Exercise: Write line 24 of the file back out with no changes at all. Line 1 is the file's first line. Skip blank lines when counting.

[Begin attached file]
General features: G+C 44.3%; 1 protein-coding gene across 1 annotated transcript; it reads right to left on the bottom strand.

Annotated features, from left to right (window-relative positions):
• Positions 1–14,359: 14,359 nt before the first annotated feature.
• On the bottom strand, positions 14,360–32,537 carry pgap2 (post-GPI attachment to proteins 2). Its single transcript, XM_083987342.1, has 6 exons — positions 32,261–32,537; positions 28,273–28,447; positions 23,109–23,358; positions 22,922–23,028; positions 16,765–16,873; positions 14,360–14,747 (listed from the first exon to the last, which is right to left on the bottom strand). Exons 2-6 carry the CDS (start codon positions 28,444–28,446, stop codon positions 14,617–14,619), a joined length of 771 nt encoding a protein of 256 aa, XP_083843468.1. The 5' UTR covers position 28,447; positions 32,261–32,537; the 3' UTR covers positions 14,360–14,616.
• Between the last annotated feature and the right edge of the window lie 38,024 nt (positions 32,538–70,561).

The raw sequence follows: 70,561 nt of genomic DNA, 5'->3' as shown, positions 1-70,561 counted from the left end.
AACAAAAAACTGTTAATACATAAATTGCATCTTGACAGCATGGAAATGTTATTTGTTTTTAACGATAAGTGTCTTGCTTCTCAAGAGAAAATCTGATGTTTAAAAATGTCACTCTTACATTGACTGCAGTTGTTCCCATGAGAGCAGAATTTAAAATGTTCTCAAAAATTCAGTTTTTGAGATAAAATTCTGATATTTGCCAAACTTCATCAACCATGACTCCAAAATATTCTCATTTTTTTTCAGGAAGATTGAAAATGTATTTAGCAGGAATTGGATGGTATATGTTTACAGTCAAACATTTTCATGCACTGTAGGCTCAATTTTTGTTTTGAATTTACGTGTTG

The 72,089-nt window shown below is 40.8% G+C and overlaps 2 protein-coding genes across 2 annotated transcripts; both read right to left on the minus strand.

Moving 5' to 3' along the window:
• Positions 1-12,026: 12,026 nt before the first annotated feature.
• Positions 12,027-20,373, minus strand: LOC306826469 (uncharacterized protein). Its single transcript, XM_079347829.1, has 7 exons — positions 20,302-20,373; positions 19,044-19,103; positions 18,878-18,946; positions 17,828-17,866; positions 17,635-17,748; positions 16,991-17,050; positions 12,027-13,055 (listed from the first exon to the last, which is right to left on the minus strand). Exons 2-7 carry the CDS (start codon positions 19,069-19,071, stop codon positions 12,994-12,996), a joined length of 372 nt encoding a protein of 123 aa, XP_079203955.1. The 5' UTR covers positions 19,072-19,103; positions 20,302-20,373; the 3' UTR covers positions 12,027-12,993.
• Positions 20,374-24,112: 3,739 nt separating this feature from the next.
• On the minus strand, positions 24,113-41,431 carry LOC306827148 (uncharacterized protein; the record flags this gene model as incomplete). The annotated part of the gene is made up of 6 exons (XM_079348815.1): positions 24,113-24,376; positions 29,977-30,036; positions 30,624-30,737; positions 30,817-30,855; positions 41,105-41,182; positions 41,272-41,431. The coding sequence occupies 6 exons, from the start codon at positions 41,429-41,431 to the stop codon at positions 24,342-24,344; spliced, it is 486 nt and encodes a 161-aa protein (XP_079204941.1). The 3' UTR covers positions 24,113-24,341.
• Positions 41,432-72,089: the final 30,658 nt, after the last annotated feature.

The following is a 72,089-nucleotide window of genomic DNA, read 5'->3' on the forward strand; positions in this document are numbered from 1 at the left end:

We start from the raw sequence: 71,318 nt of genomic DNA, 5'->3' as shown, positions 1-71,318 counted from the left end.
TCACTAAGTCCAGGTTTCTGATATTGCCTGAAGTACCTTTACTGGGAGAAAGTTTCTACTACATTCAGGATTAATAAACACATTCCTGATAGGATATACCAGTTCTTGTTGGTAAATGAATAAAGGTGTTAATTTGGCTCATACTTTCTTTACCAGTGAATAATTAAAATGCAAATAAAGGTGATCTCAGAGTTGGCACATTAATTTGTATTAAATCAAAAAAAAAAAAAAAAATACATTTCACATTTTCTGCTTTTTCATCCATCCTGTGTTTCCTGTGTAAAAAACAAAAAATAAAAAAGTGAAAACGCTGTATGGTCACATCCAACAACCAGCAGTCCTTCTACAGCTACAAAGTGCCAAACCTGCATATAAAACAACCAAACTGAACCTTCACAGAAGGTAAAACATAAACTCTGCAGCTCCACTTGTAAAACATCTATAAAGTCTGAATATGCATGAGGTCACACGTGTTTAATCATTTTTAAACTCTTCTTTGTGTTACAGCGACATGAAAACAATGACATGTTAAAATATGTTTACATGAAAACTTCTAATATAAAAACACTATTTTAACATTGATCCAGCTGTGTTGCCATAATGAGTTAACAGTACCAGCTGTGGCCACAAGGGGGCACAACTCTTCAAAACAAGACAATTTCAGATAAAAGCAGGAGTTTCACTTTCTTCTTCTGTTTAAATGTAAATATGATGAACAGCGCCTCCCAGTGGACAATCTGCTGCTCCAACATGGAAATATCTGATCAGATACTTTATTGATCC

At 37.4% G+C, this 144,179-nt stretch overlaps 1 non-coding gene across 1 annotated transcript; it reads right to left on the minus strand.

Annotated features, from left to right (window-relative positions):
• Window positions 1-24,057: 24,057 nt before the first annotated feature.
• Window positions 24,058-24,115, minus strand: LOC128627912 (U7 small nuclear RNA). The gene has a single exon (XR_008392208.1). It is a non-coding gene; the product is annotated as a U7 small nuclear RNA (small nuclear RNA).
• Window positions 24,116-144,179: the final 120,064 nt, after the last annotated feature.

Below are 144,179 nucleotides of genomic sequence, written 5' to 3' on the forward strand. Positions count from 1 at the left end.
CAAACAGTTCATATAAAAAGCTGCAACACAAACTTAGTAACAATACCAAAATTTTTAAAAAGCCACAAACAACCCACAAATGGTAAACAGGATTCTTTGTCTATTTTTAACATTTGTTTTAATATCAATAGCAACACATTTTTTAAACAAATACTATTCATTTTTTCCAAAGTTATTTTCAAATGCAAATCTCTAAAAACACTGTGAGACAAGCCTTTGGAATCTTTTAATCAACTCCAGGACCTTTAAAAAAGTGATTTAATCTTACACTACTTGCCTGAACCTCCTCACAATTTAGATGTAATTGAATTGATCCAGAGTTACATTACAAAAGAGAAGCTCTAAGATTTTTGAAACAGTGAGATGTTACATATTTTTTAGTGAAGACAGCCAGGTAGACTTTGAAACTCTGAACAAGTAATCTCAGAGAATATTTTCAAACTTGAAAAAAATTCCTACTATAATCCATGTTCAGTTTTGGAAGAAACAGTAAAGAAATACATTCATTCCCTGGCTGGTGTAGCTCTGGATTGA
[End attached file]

CAAACAGTTCATATAAAAAGCTGCAACACAAACTTAGTAACAATACCAAAATTTTTAAAAAGCCACAAACAACCCACAAATGGTAAACAGGATTCTTTGTCTATTTTTAACATTTGTTTTAATATCAATAGCAACACATTTTTTAAACAAATACTATTCATTTTTTCCAAAGTTATTTTCAAATGCAAATCTCTAAAAACACTGTGAGACAAGCCTTTGGAATCTTTTAATCAACTCCAGGACCTTTAAAAAAGTGATTTAATCTTACACTACTTGCCTGAACCTCCTCACAATTTAGATGTAATTGAATTGATCCAGAGTTACATTACAAAAGAGAAGCTCTAAGATTTTTGAAACAGTGAGATGTTACATATTTTTTAGTGAAGACAGCCAGGTAGACTTTGAAACTCTGAACAAGTAATCTCAGAGAATATTTTCAAACTTGAAAAAAATTCCTACTATAATCCATGTTCAGTTTTGGAAGAAACAGTAAAGAAATACATTCATTCCCTGGCTGGTGTAGCTCTGGATTGA